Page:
COVID-19 Precautions FAQs

Am I required to be vaccinated against COVID-19?

No. However, if you have not done so, we strongly encourage you to get vaccinated against the COVID-19 virus. Please go to the Pima County Health Department’s vaccine page for the latest vaccine information and locations.

Where can I go to get a vaccination if I am interested?

Pima County has a variety of vaccination clinics. Your health provider and most major pharmacies also provide walk-in vaccinations for COVID-19 as well as other vaccines.

Where can I go to get a COVID-19 test if I am interested?

Testing is found throughout Pima County. Most drug stores, medical labs and medical facilities provide testing. Your physician may also provide testing or a referral to testing. You may purchase home kits through a variety of businesses.

Free COVID testing is also available from Pima County testing locations.

How can I help keep classrooms and spaces safe?

Review our Keeping Classrooms & Spaces Healthy guidelines to learn how you can help keep Pima safe.

What are the large circular devices on the walls of classrooms and other spaces?

The College has installed Synexis systems in classrooms to reduce the levels of the SARS-CoV-2 virus in the air and on surfaces.

COVID-19 Related Questions

What do I do if I am feeling sick or have an ill family member?

Regardless of the reason, we encourage all students to take care of themselves and their families. Please do not come to campus if you are feeling ill. Contact your instructor or the person you were meeting. The faculty and staff will work with you to meet the class or activity requirements without you coming to campus.

What do I do if I have been around someone who tested positive for COVID?

Please quarantine if you have been in close contact (within 6 feet of someone for a cumulative total of 15 minutes or more over a 24-hour period) with someone who has COVID-19.

Please submit a self-report. The link is also found after logging into MyPima on your front page.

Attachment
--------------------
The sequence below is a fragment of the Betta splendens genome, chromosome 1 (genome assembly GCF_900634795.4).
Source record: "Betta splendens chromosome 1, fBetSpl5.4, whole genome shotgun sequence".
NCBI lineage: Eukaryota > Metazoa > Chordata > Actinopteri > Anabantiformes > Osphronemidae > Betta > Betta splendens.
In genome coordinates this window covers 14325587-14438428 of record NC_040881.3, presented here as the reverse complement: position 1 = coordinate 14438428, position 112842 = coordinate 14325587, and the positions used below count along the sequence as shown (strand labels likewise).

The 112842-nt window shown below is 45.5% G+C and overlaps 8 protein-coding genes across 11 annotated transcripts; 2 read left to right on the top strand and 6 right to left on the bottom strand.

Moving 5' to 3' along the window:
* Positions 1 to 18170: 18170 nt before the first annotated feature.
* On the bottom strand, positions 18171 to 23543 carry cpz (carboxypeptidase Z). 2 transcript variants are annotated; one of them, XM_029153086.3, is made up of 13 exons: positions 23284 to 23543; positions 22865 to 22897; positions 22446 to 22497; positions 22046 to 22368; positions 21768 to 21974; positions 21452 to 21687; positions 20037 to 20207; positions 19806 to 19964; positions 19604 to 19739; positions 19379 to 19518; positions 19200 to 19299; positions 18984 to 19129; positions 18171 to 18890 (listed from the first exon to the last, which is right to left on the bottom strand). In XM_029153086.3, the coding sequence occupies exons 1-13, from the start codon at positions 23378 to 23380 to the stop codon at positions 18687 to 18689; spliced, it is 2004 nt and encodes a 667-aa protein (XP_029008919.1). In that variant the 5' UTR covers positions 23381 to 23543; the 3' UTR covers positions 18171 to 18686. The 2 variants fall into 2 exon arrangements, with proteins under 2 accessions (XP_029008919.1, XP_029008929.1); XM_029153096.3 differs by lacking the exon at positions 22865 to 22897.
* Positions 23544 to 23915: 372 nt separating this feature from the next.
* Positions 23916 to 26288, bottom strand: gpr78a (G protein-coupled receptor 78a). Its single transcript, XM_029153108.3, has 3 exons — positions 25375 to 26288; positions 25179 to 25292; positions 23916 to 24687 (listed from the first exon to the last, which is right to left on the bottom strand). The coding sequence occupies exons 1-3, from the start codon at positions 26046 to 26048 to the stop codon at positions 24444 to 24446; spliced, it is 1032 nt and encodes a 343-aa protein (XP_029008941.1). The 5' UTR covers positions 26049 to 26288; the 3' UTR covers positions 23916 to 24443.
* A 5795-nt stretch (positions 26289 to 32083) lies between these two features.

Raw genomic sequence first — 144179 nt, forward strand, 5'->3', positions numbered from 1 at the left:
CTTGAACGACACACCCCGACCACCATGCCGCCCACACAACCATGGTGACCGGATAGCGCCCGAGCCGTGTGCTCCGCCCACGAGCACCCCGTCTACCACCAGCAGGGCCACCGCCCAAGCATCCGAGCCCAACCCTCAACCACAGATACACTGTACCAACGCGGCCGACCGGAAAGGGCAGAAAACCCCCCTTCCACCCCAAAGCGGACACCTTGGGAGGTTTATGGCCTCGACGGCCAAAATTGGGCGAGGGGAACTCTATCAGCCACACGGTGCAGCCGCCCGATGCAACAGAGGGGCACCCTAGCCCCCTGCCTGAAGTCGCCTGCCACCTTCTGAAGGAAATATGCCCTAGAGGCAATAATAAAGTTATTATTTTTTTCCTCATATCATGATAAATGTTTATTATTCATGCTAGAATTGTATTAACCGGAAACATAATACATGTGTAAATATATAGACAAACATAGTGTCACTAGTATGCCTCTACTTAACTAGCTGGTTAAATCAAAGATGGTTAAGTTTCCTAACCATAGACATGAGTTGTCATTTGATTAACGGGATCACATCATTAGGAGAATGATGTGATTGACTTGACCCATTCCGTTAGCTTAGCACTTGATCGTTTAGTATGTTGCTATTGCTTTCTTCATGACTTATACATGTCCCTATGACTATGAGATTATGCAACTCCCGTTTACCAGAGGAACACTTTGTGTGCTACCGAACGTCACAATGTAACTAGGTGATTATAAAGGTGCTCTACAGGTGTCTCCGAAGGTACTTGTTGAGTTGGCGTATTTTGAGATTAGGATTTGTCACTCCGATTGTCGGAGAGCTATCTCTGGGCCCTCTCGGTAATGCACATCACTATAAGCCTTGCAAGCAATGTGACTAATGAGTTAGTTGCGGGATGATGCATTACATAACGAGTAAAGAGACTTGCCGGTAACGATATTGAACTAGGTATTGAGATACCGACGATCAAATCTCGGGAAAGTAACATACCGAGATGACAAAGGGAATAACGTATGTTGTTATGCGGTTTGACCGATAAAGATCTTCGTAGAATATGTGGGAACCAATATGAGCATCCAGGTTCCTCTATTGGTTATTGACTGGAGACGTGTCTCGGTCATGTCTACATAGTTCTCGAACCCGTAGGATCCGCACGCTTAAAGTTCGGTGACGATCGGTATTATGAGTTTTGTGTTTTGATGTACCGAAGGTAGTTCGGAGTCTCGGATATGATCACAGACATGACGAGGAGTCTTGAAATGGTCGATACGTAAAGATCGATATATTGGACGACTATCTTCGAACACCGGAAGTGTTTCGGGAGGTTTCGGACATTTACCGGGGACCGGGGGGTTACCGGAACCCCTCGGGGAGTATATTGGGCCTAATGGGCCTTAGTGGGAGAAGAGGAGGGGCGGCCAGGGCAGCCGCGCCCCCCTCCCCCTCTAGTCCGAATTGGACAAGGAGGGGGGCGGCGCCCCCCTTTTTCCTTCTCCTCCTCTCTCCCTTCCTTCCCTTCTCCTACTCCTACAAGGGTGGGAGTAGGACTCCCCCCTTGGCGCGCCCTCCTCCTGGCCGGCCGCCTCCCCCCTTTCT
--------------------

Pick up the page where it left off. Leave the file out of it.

Please contact your faculty member or person you were meeting to inform of the close contact and they will work with you while you are in quarantine.

What do I do if I have tested positive for COVID?

Isolate per the CDC guidance.

Please submit a self-report. The link is also found after logging into MyPima on your front page.

Please contact your faculty member or person you were meeting to inform of the close contact and they will work with you while you are in isolation.

What happens if there is a possible exposure on campus or College facility?

Once the College becomes aware of a possible exposure the College’s exposure protocol goes into effect. This protocol is developed by the Pandemic Taskforce and is based on the CDC and Pima County Health Department guidelines and requirements. Individuals with potential exposure will be notified of the level of risk.

If there are multiple exposures in one area, the campus vice president/site administrator along with the area/division administrator and employee health and safety will determine the course of action which may include options such as moving the course or activity virtual for a period of time, deep cleaning of the area or other options.

If there is a larger exposure or changes in risk in the community, the executive administration along with the College’s Board of Governors, will determine the College’s course of action.

If I hear of an exposure or other people are talking about an exposure they heard about, what do I do?

First, as with all personal conversations or gossip, please help end the discussion. Please do not engage in gossip and sharing of potentially private information.

If you are concerned please speak with your instructor, student affairs, or other College personnel and they will gather the information or connect you with a person who can assist you.

Support and Contact Information

I have a question I do not see answered, where do I send it?

Please submit all student questions to or you may send it to your campus vice president or site administrator.

I or my family/friend need additional support, where do I go?

The College has a variety of support services for students facing personal challenges, please reach out, the College is here to help.